While clearly a lot of care has been taken to curate this dataset, it would be good to discuss the impact of the choices taken in inclusion/exclusion of cases/outbreaks (eg lines 150-155, 184 – 187).

The authors highlight that the introduction of routine childhood vaccination in 1992 has changed the potential for outbreaks over time. Additionally, changes population distribution, land use and climate also have the potential to alter the epidemiology and resulting patterns of occurrence. The authors reflect this by providing maps of the YF occurrence for the pre- and post-1992 periods separately. However, the model fitting appears to have used the full dataset, and it is unclear whether any of the covariates varied temporally to fit a full spatio-temporal model, or if all covariates were averaged through time and used as purely spatial covariates? This seems more likely given that the fitted maps of yellow fever habitat suitability are static. This is a limitation that should be clearly stated and discussed.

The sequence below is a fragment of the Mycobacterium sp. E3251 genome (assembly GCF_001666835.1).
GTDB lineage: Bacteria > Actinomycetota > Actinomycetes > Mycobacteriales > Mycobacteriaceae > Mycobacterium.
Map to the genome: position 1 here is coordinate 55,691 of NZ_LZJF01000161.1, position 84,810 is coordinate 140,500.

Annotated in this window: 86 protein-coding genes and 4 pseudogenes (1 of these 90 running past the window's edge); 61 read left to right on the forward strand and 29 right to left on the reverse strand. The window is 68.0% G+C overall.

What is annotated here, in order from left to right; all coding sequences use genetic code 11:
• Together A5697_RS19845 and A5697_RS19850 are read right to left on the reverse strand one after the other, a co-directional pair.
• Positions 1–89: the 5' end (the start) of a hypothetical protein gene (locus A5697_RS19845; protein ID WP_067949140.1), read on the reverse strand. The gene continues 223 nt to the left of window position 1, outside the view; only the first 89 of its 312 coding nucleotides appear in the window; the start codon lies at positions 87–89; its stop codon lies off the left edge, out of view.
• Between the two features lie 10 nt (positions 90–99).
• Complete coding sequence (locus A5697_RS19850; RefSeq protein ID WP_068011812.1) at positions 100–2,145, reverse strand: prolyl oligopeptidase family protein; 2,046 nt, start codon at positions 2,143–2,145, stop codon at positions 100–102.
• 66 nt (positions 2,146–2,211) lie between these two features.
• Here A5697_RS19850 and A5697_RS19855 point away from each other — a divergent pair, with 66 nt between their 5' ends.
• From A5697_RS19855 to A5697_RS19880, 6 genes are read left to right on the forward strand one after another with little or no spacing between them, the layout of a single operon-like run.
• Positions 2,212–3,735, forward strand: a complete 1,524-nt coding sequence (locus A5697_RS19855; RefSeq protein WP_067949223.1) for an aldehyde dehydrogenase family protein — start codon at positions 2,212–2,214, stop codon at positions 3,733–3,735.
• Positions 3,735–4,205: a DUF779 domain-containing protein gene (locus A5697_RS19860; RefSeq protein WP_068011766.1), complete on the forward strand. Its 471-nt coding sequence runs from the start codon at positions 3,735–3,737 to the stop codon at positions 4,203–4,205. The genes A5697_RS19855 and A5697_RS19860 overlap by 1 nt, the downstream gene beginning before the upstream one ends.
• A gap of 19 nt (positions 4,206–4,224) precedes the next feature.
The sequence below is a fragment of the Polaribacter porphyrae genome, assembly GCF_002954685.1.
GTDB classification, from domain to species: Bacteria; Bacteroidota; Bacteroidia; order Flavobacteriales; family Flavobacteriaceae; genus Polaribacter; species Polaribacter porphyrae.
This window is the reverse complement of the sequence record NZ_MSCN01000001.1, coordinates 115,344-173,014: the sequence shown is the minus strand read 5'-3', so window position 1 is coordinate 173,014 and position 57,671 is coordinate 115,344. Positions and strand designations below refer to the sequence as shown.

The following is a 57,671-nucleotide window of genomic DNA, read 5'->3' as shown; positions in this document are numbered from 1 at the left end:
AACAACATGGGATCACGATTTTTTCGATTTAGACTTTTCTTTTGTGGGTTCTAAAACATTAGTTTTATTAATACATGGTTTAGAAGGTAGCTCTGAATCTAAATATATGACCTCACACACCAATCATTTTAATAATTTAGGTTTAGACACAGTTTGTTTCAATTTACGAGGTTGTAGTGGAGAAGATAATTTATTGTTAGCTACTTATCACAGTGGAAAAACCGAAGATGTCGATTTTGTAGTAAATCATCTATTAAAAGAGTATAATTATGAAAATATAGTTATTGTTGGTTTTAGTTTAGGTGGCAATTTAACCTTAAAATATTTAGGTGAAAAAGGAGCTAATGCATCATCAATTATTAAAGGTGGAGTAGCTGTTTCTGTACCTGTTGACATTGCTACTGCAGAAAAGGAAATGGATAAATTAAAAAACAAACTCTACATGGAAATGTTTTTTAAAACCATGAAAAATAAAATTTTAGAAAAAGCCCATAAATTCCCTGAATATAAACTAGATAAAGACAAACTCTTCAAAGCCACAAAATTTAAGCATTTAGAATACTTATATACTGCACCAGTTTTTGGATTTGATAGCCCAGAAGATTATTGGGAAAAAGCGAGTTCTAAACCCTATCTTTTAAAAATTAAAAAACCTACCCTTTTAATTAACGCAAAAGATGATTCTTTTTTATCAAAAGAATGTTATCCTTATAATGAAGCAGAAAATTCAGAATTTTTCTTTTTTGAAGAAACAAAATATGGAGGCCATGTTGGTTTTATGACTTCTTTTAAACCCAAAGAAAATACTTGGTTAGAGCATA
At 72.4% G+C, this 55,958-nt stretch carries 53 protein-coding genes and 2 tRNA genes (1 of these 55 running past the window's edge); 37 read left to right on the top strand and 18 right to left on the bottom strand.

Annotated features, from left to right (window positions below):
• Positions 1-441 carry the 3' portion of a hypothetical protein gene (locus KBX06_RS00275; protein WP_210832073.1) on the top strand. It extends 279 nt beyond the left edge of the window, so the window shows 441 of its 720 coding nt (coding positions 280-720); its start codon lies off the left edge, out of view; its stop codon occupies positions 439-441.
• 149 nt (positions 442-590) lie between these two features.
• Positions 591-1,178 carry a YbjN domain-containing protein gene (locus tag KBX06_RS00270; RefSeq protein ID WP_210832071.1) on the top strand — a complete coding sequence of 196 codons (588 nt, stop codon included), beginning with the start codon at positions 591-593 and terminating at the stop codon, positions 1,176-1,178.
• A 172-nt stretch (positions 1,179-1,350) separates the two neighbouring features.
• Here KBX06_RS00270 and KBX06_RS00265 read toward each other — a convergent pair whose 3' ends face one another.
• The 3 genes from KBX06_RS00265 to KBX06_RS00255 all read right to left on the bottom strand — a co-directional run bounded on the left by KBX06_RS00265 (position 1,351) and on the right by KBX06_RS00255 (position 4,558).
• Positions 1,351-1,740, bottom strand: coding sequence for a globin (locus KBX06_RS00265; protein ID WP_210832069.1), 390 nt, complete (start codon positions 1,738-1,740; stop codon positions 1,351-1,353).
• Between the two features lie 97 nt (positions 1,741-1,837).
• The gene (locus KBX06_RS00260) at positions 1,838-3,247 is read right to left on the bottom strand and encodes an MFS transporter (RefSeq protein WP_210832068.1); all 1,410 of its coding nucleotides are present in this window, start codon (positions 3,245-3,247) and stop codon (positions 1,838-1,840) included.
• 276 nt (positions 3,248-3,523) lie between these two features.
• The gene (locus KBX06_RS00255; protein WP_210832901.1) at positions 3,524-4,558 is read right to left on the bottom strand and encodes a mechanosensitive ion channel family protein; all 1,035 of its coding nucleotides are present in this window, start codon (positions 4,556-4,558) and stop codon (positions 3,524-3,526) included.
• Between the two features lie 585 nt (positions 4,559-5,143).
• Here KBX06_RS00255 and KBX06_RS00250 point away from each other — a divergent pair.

I would like to see some more data, probably presented as supplementary information:

  • a map of the locations the model was fitted to

  • a full list of the covariates explored (what are all the bio-climatic variables and land cover categories?)

  • maps of all covariates.

In summary, this preprint shows that the risk of yellow fever (YF) varies geographically throughout Ghana, and patterns of past outbreaks highlight a more frequent emergence in the northern half of the country. By comparing the ecological situation in areas where there have been outbreaks recorded in the past with the rest of the country, this study has generated maps that quantify the YF habitat suitability – the more similar a place is to the areas where YF has been recorded in the past, the higher the chance that YF might arise at this location.